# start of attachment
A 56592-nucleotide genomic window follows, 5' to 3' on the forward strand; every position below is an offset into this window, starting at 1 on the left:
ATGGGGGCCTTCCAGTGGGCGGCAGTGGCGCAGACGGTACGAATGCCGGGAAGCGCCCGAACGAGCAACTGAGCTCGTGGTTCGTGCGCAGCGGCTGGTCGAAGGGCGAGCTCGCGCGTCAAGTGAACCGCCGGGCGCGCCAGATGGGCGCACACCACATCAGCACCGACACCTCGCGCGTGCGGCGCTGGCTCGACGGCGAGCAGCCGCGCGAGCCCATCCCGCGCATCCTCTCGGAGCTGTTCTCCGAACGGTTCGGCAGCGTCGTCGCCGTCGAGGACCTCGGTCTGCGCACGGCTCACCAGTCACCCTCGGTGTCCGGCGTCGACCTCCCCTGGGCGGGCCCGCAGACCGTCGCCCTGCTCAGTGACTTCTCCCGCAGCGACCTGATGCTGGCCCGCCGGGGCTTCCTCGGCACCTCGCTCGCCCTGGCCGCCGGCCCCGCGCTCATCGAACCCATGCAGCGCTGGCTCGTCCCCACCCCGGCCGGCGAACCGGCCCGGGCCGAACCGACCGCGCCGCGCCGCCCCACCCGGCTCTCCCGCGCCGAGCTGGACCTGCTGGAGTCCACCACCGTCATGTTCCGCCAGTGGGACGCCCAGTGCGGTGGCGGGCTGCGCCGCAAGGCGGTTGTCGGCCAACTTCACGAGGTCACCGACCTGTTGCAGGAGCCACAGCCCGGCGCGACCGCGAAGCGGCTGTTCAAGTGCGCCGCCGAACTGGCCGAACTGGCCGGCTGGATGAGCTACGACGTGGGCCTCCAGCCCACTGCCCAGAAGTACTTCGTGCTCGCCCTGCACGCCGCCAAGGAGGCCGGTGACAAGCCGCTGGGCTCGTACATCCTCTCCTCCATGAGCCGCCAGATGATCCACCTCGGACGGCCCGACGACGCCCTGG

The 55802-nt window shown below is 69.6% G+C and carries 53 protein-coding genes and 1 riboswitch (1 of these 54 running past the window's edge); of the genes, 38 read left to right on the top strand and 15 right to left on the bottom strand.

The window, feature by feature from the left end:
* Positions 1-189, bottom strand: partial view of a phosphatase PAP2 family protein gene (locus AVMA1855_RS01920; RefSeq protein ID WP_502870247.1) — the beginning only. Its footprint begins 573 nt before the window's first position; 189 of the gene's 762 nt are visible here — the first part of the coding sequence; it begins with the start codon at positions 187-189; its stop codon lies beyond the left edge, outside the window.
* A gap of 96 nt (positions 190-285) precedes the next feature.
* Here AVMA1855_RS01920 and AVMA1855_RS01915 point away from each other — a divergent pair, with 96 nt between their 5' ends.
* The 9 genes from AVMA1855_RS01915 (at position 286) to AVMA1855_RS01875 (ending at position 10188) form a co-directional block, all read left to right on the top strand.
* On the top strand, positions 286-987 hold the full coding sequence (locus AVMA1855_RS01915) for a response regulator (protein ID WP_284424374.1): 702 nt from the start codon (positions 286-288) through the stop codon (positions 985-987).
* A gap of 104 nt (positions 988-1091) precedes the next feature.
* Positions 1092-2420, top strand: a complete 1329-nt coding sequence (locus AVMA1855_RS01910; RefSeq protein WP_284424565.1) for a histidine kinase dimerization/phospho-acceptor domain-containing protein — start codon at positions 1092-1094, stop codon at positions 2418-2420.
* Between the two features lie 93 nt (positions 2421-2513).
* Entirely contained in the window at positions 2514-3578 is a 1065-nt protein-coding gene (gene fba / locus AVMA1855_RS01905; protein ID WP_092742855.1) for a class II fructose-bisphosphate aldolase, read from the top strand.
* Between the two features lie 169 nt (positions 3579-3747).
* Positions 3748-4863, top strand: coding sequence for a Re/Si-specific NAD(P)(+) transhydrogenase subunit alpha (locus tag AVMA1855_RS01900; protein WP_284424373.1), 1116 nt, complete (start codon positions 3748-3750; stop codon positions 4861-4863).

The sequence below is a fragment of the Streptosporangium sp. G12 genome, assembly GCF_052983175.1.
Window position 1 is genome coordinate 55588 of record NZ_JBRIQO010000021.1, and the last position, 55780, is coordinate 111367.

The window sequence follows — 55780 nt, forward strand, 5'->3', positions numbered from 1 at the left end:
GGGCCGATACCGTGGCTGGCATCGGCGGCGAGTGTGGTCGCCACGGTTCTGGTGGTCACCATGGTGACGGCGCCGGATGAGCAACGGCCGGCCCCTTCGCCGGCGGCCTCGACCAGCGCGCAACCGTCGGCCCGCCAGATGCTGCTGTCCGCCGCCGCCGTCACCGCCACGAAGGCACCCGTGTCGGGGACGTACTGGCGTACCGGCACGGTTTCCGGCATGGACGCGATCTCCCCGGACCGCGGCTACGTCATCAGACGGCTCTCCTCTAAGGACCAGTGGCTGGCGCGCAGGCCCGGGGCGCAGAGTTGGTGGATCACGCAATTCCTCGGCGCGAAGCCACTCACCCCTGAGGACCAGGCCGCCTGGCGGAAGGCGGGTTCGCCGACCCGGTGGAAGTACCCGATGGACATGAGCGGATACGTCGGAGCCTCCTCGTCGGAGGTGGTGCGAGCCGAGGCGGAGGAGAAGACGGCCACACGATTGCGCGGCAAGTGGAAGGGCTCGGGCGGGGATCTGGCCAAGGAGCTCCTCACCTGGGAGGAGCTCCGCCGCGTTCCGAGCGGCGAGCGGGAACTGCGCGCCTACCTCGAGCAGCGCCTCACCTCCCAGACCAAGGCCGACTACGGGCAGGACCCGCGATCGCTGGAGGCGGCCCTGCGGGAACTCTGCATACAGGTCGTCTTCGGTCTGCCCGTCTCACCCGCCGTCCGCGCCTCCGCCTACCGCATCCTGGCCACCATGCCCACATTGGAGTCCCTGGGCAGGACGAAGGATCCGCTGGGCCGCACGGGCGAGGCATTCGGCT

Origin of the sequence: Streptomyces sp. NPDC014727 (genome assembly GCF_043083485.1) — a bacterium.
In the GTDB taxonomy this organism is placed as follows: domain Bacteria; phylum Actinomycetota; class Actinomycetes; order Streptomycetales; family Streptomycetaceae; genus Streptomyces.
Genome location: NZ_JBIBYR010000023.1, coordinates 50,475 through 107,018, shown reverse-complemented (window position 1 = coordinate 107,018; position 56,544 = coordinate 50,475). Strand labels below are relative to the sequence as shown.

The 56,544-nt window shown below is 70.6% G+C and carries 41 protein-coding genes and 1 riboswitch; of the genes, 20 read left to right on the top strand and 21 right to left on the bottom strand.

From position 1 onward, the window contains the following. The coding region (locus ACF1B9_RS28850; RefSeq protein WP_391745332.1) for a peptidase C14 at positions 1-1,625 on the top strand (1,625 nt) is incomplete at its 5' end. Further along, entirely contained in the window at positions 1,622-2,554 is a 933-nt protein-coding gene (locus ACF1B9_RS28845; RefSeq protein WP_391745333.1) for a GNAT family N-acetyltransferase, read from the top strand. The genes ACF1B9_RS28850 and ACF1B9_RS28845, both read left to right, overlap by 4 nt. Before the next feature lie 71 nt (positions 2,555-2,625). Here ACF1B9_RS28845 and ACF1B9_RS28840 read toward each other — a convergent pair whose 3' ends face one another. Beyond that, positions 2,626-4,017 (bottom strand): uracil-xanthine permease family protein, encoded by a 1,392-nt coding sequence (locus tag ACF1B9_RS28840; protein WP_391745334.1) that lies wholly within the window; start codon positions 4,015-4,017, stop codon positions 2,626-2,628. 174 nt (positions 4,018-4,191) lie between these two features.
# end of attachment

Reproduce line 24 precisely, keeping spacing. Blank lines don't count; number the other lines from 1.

From position 1 onward, the window contains the following. The coding region (locus ACF1B9_RS28850; RefSeq protein WP_391745332.1) for a peptidase C14 at positions 1-1,625 on the top strand (1,625 nt) is incomplete at its 5' end. Further along, entirely contained in the window at positions 1,622-2,554 is a 933-nt protein-coding gene (locus ACF1B9_RS28845; RefSeq protein WP_391745333.1) for a GNAT family N-acetyltransferase, read from the top strand. The genes ACF1B9_RS28850 and ACF1B9_RS28845, both read left to right, overlap by 4 nt. Before the next feature lie 71 nt (positions 2,555-2,625). Here ACF1B9_RS28845 and ACF1B9_RS28840 read toward each other — a convergent pair whose 3' ends face one another. Beyond that, positions 2,626-4,017 (bottom strand): uracil-xanthine permease family protein, encoded by a 1,392-nt coding sequence (locus tag ACF1B9_RS28840; protein WP_391745334.1) that lies wholly within the window; start codon positions 4,015-4,017, stop codon positions 2,626-2,628. 174 nt (positions 4,018-4,191) lie between these two features.